The School of Social Work
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What is Social Work?

Description of profession and the School

Social Work is a profession dedicated to enhancing human capacity to solve complex social problems in order to create a more humane and just society. One of the cornerstones of social work practice is the focus on the strengths, as opposed to the shortcomings, of individuals, families and communities so that these can be deployed to find creative solutions for complex social problems.  The profession is characterized by a steadfast commitment to social justice in the service of empowering individuals, families and communities to meet their needs.

Few professions offer more diverse employment opportunities.  Social workers serve as counselors (e.g., in adoption, bereavement, domestic violence, vocational and rehabilitation, hospice, mental health, substance abuse, youth services); as coordinators and case managers of services (e.g., in home health care, child welfare, housing, human resources, public affairs, student life, employee assistance programs; as therapists (e.g., child, adolescent, marriage and family); as administrators in public and private  human service agencies; as community development workers, public policy analysts, global rights workers; and in juvenile and adult justice systems, to name a few.  Social workers are found in health and human service agencies, governmental agencies, hospitals and schools, research organizations and think tanks.

Despite current economic conditions, all indicators predict a sharp increase in demand for social workers over the next decade.  Now is an excellent time to pursue a degree in social work!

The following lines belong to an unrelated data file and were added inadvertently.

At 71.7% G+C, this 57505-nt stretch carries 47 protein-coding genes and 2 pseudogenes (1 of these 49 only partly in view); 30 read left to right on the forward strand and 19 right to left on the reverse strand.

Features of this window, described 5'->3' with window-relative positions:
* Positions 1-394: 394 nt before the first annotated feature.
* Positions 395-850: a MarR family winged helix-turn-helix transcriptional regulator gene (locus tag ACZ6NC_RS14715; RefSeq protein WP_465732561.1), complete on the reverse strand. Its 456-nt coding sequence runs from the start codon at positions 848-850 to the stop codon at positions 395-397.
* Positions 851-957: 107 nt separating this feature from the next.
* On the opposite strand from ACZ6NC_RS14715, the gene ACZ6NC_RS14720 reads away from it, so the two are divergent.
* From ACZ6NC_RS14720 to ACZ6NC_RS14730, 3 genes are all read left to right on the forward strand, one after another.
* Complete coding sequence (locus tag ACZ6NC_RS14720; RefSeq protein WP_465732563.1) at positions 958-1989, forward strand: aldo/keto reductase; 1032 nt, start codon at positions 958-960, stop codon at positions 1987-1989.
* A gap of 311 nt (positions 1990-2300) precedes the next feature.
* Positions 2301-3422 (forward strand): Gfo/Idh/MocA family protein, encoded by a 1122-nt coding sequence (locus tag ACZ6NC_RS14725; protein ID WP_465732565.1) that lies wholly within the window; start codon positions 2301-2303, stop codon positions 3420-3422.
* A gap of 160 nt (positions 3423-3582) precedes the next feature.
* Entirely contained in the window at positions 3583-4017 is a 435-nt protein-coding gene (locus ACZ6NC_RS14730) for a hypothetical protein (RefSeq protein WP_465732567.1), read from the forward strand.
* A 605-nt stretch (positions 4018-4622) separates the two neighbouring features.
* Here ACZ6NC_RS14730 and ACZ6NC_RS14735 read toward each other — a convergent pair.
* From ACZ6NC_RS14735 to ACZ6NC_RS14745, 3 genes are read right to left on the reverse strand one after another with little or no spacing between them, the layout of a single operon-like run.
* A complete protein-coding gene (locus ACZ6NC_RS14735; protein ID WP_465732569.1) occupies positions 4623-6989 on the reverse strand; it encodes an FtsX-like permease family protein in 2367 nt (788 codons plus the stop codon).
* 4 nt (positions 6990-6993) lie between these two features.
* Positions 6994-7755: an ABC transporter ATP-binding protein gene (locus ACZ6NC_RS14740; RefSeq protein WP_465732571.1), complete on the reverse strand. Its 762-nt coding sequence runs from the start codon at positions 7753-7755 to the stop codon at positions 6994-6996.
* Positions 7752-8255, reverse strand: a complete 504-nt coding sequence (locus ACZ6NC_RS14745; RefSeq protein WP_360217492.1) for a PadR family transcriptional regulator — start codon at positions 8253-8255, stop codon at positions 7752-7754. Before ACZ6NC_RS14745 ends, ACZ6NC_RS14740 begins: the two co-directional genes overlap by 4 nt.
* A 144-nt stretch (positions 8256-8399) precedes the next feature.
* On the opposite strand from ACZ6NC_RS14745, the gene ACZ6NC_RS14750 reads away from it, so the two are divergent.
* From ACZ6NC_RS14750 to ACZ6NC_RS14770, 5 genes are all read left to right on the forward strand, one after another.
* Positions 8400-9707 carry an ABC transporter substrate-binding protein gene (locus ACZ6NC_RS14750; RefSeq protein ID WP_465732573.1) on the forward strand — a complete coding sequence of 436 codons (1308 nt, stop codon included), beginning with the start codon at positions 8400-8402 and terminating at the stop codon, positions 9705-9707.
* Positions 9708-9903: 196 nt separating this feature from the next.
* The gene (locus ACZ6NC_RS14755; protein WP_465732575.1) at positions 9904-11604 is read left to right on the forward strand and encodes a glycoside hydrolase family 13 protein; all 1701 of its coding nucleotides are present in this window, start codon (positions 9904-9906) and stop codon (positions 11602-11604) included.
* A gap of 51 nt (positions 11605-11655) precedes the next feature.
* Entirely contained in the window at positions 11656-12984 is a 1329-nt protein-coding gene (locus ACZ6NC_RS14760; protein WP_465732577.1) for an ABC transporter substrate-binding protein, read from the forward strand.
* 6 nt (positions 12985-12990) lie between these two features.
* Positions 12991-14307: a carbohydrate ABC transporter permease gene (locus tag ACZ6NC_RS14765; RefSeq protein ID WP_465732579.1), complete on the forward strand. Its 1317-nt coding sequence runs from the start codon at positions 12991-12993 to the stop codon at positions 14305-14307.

About the School of Social Work

The School of Social Work is motivated by its steadfast commitment to promote social, political, and economic justice, with special emphasis on populations of the Southwest. The School prepares professional social work practitioners and scholars who are committed to enhancing individual, family and group problem-solving capacities, maximizing human potential, and creating a more just and humane society.

The School prepares professional social workers for beginning-level generalist practice (BSW), and for advanced practice (MSW) in one of the following specializations: health/behavioral health; children, youth and families; public child welfare; planning, administration; or community practice. The Ph.D. program prepares social work scholars and educators for positions in research and evaluation and social work education.

Arizona State University aspires to be the gold standard for the new American university in which knowledge is integrated with the transformation of society, research is solution-focused rather than discipline-focused, and the knowledge, talent and resources of the university are harnessed in partnership with communities to solve problems and improve well-being. In keeping with this vision, the faculty of the School of Social Work, in partnership with communities, engages in use-inspired research that seeks solutions to seemingly intractable real-world problems such as poverty, health disparities, and violence that disproportionately affect society's most vulnerable members. The School seeks a diverse faculty and student body that brings with it the excellence and perspective needed to enhance the well-being of an increasingly diverse society.

Arizona State University is one of the largest state universities in the country with over 60,000 students located on four campuses in the greater Phoenix metropolitan area.  The School of Social Work in located on the downtown Phoenix campus in close proximity to numerous health and human service agencies as well as the state government.  It also offers BSW and MSW programs in Tucson.  With over 1,200 students, the School of Social Work is one of the largest in the nation and many of its graduates hold prominent positions including four current state legislators and CEO's of major social service agencies.  The School is home to the Southwest Interdisciplinary Research Center that seeks to reduce health disparities in the areas of substance abuse, HIV/AIDS, and mental health problems; the Office of American Indian Projects that works in partnership with Arizona tribes to enhance the social welfare of tribal members; and the Office of Latino Projects that seeks to enhance the well-being of working poor and immigrant Latino families living in the Southwest borderlands region.


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